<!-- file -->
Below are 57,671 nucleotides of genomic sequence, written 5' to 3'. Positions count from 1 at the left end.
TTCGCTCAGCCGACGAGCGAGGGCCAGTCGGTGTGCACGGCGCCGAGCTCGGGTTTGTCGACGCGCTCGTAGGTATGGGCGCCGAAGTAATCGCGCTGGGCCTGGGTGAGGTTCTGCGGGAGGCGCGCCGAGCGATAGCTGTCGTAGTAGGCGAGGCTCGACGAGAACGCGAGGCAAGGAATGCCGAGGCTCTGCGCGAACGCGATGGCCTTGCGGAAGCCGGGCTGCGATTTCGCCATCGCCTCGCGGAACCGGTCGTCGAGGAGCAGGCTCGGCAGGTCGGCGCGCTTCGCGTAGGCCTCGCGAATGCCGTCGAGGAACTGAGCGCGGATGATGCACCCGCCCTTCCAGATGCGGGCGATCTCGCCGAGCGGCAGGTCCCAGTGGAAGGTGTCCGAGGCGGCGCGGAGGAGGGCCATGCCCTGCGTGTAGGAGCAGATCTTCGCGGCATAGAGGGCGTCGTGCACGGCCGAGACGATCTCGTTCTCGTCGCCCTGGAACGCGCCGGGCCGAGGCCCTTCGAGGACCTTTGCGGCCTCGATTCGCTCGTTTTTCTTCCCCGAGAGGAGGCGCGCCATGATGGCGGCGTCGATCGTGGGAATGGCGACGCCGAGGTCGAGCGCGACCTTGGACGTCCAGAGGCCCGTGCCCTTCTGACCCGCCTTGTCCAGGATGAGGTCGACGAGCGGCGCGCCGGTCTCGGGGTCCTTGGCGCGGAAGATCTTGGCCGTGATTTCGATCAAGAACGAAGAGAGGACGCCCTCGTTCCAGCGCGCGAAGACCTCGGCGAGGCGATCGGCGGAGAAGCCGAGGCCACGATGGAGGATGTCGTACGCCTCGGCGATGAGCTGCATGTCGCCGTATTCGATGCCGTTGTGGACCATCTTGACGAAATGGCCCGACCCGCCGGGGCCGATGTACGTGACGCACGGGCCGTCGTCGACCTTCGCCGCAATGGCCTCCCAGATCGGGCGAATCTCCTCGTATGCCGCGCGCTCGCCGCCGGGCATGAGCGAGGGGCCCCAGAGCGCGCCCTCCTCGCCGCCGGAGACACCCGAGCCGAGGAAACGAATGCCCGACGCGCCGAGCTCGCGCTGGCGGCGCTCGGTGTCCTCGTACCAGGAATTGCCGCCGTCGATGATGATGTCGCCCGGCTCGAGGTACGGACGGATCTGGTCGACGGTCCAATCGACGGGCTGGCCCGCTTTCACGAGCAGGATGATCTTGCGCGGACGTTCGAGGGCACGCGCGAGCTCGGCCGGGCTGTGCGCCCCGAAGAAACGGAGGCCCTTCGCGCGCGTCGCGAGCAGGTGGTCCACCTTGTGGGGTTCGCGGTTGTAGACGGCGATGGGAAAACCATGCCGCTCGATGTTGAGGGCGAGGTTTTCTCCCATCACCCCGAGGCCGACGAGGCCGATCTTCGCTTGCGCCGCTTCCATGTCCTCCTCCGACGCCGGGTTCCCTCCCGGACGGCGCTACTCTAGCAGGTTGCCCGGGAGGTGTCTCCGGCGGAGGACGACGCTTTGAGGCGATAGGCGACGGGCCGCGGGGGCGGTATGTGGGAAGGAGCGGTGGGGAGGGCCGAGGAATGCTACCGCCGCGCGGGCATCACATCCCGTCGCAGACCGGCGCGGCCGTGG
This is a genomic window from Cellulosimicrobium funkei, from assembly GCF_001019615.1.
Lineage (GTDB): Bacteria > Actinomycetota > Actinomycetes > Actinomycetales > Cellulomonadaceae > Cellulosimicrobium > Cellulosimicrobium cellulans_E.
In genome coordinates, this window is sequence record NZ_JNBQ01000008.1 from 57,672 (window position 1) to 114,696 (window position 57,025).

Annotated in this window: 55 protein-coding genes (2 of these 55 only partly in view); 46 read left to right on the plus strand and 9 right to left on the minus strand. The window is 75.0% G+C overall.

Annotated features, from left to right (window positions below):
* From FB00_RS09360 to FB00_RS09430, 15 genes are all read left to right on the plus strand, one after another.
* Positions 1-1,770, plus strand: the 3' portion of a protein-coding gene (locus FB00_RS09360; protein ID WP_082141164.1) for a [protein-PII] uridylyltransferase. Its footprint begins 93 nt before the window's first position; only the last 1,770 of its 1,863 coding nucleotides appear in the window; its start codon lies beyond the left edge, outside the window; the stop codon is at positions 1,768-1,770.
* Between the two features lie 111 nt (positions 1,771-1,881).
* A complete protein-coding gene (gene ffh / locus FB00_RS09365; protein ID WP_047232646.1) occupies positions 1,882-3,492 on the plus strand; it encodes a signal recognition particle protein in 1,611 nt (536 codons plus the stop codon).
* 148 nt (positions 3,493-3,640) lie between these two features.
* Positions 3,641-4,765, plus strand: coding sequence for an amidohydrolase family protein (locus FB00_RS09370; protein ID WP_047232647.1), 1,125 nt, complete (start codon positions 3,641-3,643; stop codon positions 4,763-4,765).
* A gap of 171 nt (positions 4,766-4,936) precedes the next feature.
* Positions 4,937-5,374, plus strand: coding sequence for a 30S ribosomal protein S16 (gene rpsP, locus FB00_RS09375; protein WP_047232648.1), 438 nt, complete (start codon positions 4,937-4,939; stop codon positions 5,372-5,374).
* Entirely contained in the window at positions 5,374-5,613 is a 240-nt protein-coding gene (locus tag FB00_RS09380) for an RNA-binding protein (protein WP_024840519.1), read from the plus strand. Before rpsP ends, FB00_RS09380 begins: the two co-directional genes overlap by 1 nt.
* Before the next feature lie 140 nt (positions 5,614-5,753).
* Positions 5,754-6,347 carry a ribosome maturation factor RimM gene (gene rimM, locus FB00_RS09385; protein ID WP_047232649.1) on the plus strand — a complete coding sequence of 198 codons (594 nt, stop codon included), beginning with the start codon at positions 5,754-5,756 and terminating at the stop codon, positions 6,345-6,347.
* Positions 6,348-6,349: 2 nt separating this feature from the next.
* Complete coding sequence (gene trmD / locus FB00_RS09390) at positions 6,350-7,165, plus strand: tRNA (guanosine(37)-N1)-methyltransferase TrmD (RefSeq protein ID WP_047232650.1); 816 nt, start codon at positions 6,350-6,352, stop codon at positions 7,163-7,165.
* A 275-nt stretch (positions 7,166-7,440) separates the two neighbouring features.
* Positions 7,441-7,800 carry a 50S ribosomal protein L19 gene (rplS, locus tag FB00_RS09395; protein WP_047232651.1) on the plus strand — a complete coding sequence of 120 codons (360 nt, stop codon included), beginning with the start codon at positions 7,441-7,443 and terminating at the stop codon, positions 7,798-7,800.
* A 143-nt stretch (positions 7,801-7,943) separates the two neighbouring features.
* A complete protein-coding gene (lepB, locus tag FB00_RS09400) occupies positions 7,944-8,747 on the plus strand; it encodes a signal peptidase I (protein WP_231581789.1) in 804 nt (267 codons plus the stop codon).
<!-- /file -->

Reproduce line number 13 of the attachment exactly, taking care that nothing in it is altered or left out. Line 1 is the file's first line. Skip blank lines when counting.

* Positions 3,641-4,765, plus strand: coding sequence for an amidohydrolase family protein (locus FB00_RS09370; protein ID WP_047232647.1), 1,125 nt, complete (start codon positions 3,641-3,643; stop codon positions 4,763-4,765).